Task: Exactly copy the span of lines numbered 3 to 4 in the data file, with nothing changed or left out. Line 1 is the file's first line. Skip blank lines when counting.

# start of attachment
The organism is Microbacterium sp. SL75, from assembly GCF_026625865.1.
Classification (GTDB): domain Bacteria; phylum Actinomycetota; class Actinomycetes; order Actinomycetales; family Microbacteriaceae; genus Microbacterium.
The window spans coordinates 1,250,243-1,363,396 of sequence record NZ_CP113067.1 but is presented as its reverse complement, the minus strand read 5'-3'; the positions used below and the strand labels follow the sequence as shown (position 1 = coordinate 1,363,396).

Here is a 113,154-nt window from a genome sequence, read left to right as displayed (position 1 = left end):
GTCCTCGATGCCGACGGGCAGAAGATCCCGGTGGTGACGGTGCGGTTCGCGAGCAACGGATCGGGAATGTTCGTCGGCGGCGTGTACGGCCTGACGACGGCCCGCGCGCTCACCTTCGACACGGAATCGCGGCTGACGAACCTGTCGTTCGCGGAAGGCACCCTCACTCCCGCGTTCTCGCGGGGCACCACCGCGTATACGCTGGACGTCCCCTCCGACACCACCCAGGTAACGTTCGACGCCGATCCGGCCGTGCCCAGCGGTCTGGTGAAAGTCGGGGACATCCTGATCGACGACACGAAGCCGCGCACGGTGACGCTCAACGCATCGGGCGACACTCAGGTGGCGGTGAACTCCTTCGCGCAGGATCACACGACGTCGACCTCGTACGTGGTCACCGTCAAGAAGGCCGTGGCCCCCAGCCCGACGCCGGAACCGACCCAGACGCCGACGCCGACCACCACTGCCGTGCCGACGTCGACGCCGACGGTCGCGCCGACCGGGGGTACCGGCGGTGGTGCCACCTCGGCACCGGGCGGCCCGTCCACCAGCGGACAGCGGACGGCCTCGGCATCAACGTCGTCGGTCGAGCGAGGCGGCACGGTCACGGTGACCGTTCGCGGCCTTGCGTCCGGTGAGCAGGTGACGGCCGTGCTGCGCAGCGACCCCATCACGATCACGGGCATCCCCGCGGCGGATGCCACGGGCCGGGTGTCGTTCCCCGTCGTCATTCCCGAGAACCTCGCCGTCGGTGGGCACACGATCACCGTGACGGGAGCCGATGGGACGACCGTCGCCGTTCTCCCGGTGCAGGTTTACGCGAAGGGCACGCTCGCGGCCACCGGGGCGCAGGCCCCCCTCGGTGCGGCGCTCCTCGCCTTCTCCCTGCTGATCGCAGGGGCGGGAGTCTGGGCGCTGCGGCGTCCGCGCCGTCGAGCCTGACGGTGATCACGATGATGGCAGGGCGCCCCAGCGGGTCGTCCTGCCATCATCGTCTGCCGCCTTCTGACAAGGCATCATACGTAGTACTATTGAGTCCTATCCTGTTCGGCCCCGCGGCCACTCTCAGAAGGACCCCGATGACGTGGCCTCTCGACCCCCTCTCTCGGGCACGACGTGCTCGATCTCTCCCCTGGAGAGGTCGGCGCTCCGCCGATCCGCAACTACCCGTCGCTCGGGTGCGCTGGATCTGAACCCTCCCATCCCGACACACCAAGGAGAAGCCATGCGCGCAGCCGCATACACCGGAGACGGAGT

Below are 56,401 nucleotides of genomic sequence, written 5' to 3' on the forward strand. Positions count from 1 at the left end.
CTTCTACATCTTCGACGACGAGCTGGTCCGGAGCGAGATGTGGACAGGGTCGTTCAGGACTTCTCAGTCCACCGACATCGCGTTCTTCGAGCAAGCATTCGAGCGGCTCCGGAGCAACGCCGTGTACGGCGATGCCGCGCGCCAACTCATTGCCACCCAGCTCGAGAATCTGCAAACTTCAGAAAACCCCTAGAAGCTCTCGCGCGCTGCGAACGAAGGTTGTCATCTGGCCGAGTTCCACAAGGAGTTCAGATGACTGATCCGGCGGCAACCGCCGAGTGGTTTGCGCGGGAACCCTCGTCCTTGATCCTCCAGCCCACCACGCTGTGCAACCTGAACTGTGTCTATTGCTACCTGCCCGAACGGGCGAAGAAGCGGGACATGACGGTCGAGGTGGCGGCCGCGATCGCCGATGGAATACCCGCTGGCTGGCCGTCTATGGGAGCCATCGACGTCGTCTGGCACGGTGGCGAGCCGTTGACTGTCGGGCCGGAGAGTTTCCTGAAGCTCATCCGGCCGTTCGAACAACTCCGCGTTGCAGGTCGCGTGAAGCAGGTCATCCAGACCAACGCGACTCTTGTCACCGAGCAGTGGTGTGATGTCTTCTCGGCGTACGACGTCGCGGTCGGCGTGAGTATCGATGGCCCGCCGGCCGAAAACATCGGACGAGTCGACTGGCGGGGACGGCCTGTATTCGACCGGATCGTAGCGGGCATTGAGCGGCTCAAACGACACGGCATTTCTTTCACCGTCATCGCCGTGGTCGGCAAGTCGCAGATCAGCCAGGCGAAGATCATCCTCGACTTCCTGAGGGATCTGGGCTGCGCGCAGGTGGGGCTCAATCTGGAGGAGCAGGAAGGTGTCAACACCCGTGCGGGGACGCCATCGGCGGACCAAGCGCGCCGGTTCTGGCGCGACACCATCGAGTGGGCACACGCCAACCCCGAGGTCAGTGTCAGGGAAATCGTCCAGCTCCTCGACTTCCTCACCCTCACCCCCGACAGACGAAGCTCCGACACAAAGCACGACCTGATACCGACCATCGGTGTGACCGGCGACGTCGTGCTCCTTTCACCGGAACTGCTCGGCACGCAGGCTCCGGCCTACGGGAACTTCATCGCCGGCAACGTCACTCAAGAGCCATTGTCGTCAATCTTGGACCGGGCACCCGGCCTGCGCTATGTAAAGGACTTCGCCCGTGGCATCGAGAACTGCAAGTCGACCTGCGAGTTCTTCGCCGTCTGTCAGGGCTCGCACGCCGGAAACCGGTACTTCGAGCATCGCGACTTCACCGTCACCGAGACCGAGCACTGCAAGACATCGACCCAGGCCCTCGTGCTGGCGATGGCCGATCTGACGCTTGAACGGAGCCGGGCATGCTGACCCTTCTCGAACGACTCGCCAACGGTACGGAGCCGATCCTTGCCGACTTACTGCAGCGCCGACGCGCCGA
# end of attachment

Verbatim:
The window spans coordinates 1,250,243-1,363,396 of sequence record NZ_CP113067.1 but is presented as its reverse complement, the minus strand read 5'-3'; the positions used below and the strand labels follow the sequence as shown (position 1 = coordinate 1,363,396).

Here is a 113,154-nt window from a genome sequence, read left to right as displayed (position 1 = left end):